Another few words for you: Lamentations of the Flame Princess. Some people consider James Raggi a loudmouth with a fine line in toe-stomping hyperbole. These are usually the same people who conveniently ignore the fact that the man has actually put his money where his mouth is when it comes to his (strongly held) opinions on gaming. I'm not saying Jim should be the model and/or mascot for a putative OSR youth outreach program. In fact, I'm pretty sure he'd run screaming from the idea. But who better than someone dramatic, loud and opinionated to proselytise young gamers desperate to find something worth investing their time, energy and effort in? There's a good reason that pompous, over-loud, overblown, outrageous rock music appeals to the 'young, unsubtle and all nerve endings' age-group after all. ;)

When the endless fekin' grind of WoWcraft becomes a chore, and the empty gaming calories of XboX achievements leave a sickly taste of ennui, there should be someone older and wiser standing by there to say: "Try this. It's the good stuff. First hit's free. We won't judge you, you just want some fun." (Hmm, I wonder what the current things you're not allowed to say taboos are...)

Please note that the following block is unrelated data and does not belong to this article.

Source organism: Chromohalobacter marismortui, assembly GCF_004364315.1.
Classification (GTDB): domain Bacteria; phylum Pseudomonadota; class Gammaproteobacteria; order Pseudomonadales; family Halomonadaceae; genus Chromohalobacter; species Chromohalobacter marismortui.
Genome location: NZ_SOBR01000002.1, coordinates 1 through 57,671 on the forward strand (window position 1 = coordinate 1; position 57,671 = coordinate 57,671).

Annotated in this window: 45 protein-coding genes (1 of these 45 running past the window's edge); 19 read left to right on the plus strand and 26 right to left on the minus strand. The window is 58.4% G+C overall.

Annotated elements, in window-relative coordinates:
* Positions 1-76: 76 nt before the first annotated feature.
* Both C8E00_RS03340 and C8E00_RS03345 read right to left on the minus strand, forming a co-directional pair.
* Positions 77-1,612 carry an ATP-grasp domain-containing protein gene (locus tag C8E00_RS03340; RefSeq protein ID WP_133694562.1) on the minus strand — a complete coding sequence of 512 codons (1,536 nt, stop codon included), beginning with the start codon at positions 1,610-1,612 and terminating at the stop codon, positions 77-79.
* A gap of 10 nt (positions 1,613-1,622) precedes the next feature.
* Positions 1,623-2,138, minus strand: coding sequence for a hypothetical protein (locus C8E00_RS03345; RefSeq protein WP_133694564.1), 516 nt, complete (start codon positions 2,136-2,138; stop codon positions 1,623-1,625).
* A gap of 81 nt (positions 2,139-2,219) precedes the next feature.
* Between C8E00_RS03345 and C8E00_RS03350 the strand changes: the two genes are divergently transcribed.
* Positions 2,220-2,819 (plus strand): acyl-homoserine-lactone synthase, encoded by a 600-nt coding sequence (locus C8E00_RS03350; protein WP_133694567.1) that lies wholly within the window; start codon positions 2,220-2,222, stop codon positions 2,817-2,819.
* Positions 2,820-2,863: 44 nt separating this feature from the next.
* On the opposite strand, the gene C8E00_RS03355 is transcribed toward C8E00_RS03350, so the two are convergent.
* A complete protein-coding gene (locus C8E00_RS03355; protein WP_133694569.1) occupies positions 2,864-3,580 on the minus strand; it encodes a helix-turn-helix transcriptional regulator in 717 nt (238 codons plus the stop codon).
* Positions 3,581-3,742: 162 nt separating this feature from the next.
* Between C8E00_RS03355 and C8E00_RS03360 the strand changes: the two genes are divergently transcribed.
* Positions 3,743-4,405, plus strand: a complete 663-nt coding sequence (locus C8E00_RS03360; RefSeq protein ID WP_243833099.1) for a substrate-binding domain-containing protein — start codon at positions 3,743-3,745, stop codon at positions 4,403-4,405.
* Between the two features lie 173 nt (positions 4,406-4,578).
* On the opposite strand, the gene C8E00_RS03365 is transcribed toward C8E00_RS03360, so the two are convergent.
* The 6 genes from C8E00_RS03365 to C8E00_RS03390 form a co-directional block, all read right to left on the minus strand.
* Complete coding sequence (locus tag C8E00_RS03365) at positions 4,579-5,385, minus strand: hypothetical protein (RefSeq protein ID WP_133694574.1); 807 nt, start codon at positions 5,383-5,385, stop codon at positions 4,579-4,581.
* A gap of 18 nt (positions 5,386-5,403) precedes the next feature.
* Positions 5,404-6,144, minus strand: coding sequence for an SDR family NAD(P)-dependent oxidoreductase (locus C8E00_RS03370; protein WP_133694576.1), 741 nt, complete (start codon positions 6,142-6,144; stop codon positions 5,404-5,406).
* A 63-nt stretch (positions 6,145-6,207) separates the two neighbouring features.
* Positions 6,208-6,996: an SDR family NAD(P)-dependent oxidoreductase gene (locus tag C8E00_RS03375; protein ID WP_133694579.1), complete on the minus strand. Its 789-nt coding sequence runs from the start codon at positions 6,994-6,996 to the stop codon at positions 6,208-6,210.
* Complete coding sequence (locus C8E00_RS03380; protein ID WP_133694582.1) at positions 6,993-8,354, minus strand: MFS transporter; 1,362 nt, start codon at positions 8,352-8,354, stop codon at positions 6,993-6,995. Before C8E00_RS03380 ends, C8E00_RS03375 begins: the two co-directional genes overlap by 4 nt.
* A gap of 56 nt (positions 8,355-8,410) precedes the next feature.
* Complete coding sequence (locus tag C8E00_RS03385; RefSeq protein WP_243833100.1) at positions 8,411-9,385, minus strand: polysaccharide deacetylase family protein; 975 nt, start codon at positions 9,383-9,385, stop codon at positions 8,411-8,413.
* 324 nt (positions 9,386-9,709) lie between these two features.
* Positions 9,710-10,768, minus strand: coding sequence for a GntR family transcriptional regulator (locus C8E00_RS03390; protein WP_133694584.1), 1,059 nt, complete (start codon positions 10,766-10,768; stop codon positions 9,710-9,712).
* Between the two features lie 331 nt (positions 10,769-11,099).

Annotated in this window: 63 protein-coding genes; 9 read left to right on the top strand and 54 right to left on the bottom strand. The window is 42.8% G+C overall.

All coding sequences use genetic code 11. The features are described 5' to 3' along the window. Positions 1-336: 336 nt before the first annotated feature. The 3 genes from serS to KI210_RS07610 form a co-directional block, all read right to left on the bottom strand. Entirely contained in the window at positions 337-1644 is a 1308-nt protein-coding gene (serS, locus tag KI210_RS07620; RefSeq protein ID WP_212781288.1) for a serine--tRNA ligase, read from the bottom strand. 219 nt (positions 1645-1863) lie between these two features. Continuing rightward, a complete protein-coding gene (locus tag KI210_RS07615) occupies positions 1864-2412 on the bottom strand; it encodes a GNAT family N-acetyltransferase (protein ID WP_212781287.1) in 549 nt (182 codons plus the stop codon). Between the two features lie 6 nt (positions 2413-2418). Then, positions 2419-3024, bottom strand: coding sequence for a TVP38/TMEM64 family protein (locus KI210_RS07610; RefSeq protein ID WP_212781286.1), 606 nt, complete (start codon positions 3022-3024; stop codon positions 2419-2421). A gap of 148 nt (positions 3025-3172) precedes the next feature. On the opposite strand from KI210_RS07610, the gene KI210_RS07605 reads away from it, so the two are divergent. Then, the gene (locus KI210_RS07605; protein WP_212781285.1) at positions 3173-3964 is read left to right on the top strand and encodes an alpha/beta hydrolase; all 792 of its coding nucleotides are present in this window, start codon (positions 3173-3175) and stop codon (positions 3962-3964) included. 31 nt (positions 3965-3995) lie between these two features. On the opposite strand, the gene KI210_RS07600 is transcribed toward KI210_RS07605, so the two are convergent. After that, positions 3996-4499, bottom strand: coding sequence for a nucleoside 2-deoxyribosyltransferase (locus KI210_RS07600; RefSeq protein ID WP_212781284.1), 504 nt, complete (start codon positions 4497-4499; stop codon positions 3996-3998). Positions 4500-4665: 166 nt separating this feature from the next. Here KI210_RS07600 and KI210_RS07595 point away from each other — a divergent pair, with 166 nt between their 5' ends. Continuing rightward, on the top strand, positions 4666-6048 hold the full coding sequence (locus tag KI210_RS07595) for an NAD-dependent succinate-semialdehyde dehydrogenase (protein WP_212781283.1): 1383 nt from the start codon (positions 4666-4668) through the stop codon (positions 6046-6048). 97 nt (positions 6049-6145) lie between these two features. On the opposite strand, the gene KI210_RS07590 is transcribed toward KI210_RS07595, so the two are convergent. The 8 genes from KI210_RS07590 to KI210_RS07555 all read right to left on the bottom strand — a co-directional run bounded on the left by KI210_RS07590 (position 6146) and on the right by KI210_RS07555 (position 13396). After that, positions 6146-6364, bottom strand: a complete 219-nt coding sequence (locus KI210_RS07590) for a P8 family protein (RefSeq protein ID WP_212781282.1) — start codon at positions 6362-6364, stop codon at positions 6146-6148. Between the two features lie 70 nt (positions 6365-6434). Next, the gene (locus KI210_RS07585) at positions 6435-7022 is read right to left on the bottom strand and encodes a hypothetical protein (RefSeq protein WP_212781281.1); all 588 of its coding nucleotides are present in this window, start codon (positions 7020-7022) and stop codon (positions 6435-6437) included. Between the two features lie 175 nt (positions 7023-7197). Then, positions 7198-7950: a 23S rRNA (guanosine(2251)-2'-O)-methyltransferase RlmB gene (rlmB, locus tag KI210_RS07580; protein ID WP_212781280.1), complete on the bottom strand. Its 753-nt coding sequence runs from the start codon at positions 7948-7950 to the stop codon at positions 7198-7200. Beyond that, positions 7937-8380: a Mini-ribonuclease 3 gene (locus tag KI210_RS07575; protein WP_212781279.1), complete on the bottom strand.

Stop letting lazy media hacks treat us as cheap punchlines and instead present old-school D&D as the kind of shady, slightly edgy and 'not for the likes of you' thing that outrages parents (quite regardless of the fact your Dad did it back in the day. The young have little, if any, sense of historical context). Watch the new players flood in.

note: I'm claiming no definite knowledge on this and am definitely not looking to start a new Mishlergate. I'm just another geek with an opinion. But I know what got me into old-school again. The sense (true or spurious) of it being a well-kept secret shared by a few like-minded souls.

Head back behind the parapet. Time to get back to game content for me.


  1. While I disagree with some of the suggested methods presented, I find this post fascinating, insightful and altogether masterfully written.

    It's not like any of the youth of today would want to play an RPG based on car-jacking, drive-bys, drug dealing, organized crime and gun fetishes, right?